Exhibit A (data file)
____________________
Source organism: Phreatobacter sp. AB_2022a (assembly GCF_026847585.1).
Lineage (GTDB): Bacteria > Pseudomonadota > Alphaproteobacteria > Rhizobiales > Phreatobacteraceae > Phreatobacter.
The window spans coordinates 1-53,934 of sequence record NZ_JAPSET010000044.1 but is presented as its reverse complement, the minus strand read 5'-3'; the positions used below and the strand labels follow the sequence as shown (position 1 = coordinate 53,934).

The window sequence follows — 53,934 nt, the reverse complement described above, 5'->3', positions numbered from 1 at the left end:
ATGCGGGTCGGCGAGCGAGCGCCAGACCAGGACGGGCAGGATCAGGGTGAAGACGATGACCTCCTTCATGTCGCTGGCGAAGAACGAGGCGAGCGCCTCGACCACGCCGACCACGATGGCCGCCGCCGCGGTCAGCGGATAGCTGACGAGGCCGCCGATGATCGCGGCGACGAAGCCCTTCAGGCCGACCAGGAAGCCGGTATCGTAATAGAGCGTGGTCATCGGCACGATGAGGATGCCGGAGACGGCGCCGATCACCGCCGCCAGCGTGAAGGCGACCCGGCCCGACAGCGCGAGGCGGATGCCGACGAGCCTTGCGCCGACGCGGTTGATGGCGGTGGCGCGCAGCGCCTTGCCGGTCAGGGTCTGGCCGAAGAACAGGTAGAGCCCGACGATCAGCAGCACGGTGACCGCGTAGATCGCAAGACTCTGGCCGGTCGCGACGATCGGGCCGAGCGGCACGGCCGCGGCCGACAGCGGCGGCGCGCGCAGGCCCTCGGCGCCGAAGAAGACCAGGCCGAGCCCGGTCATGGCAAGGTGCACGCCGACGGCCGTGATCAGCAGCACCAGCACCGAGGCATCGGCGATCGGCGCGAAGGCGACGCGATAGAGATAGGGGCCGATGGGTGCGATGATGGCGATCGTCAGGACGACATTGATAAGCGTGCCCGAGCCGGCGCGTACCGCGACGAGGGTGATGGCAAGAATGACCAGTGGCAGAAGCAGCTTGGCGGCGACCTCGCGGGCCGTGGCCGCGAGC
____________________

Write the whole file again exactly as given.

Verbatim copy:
Source organism: Phreatobacter sp. AB_2022a (assembly GCF_026847585.1).
Lineage (GTDB): Bacteria > Pseudomonadota > Alphaproteobacteria > Rhizobiales > Phreatobacteraceae > Phreatobacter.
The window spans coordinates 1-53,934 of sequence record NZ_JAPSET010000044.1 but is presented as its reverse complement, the minus strand read 5'-3'; the positions used below and the strand labels follow the sequence as shown (position 1 = coordinate 53,934).

The window sequence follows — 53,934 nt, the reverse complement described above, 5'->3', positions numbered from 1 at the left end:
ATGCGGGTCGGCGAGCGAGCGCCAGACCAGGACGGGCAGGATCAGGGTGAAGACGATGACCTCCTTCATGTCGCTGGCGAAGAACGAGGCGAGCGCCTCGACCACGCCGACCACGATGGCCGCCGCCGCGGTCAGCGGATAGCTGACGAGGCCGCCGATGATCGCGGCGACGAAGCCCTTCAGGCCGACCAGGAAGCCGGTATCGTAATAGAGCGTGGTCATCGGCACGATGAGGATGCCGGAGACGGCGCCGATCACCGCCGCCAGCGTGAAGGCGACCCGGCCCGACAGCGCGAGGCGGATGCCGACGAGCCTTGCGCCGACGCGGTTGATGGCGGTGGCGCGCAGCGCCTTGCCGGTCAGGGTCTGGCCGAAGAACAGGTAGAGCCCGACGATCAGCAGCACGGTGACCGCGTAGATCGCAAGACTCTGGCCGGTCGCGACGATCGGGCCGAGCGGCACGGCCGCGGCCGACAGCGGCGGCGCGCGCAGGCCCTCGGCGCCGAAGAAGACCAGGCCGAGCCCGGTCATGGCAAGGTGCACGCCGACGGCCGTGATCAGCAGCACCAGCACCGAGGCATCGGCGATCGGCGCGAAGGCGACGCGATAGAGATAGGGGCCGATGGGTGCGATGATGGCGATCGTCAGGACGACATTGATAAGCGTGCCCGAGCCGGCGCGTACCGCGACGAGGGTGATGGCAAGAATGACCAGTGGCAGAAGCAGCTTGGCGGCGACCTCGCGGGCCGTGGCCGCGAGC